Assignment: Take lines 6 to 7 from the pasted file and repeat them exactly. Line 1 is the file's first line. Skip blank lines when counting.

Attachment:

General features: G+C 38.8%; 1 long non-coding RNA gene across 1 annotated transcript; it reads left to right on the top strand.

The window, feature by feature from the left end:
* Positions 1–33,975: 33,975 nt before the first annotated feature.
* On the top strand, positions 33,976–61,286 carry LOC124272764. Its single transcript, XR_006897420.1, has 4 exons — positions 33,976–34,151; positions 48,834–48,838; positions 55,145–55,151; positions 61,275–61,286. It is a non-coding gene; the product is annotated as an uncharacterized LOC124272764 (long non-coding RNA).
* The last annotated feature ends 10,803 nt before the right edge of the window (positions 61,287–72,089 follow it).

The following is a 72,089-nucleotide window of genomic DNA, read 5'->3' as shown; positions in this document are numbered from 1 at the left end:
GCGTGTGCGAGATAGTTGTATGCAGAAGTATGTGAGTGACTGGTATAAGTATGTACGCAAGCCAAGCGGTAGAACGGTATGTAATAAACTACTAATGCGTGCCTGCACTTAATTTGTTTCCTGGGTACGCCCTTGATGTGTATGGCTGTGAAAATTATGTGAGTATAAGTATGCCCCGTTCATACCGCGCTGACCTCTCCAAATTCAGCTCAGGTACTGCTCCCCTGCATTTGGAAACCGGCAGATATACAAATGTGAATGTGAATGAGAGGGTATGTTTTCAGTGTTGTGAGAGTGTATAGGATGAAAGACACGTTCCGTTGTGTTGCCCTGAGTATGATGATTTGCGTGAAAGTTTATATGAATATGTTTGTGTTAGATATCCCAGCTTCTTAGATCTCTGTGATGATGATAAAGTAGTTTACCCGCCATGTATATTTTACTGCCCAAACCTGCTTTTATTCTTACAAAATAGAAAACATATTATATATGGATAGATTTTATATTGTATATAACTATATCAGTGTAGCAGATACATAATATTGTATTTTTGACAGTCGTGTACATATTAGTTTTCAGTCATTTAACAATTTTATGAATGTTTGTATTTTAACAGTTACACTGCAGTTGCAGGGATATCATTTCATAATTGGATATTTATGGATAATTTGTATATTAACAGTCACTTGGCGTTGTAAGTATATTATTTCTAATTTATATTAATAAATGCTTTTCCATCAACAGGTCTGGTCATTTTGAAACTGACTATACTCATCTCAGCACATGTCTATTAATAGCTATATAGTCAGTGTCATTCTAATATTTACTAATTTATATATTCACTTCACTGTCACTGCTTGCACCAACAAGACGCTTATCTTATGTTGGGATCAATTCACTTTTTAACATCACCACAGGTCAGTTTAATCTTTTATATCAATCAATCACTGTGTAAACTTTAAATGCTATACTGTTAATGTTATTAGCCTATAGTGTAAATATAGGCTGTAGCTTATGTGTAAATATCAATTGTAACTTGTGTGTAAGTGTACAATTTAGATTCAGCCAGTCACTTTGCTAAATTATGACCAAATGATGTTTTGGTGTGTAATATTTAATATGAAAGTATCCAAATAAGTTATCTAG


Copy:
The following is a 72,089-nucleotide window of genomic DNA, read 5'->3' as shown; positions in this document are numbered from 1 at the left end:
GCGTGTGCGAGATAGTTGTATGCAGAAGTATGTGAGTGACTGGTATAAGTATGTACGCAAGCCAAGCGGTAGAACGGTATGTAATAAACTACTAATGCGTGCCTGCACTTAATTTGTTTCCTGGGTACGCCCTTGATGTGTATGGCTGTGAAAATTATGTGAGTATAAGTATGCCCCGTTCATACCGCGCTGACCTCTCCAAATTCAGCTCAGGTACTGCTCCCCTGCATTTGGAAACCGGCAGATATACAAATGTGAATGTGAATGAGAGGGTATGTTTTCAGTGTTGTGAGAGTGTATAGGATGAAAGACACGTTCCGTTGTGTTGCCCTGAGTATGATGATTTGCGTGAAAGTTTATATGAATATGTTTGTGTTAGATATCCCAGCTTCTTAGATCTCTGTGATGATGATAAAGTAGTTTACCCGCCATGTATATTTTACTGCCCAAACCTGCTTTTATTCTTACAAAATAGAAAACATATTATATATGGATAGATTTTATATTGTATATAACTATATCAGTGTAGCAGATACATAATATTGTATTTTTGACAGTCGTGTACATATTAGTTTTCAGTCATTTAACAATTTTATGAATGTTTGTATTTTAACAGTTACACTGCAGTTGCAGGGATATCATTTCATAATTGGATATTTATGGATAATTTGTATATTAACAGTCACTTGGCGTTGTAAGTATATTATTTCTAATTTATATTAATAAATGCTTTTCCATCAACAGGTCTGGTCATTTTGAAACTGACTATACTCATCTCAGCACATGTCTATTAATAGCTATATAGTCAGTGTCATTCTAATATTTACTAATTTATATATTCACTTCACTGTCACTGCTTGCACCAACAAGACGCTTATCTTATGTTGGGATCAATTCACTTTTTAACATCACCACAGGTCAGTTTAATCTTTTATATCAATCAATCACTGTGTAAACTTTAAATGCTATACTGTTAATGTTATTAGCCTATAGTGTAAATATAGGCTGTAGCTTATGTGTAAATATCAATTGTAACTTGTGTGTAAGTGTACAATTTAGATTCAGCCAGTCACTTTGCTAAATTATGACCAAATGATGTTTTGGTGTGTAATATTTAATATGAAAGTATCCAAATAAGTTATCTAG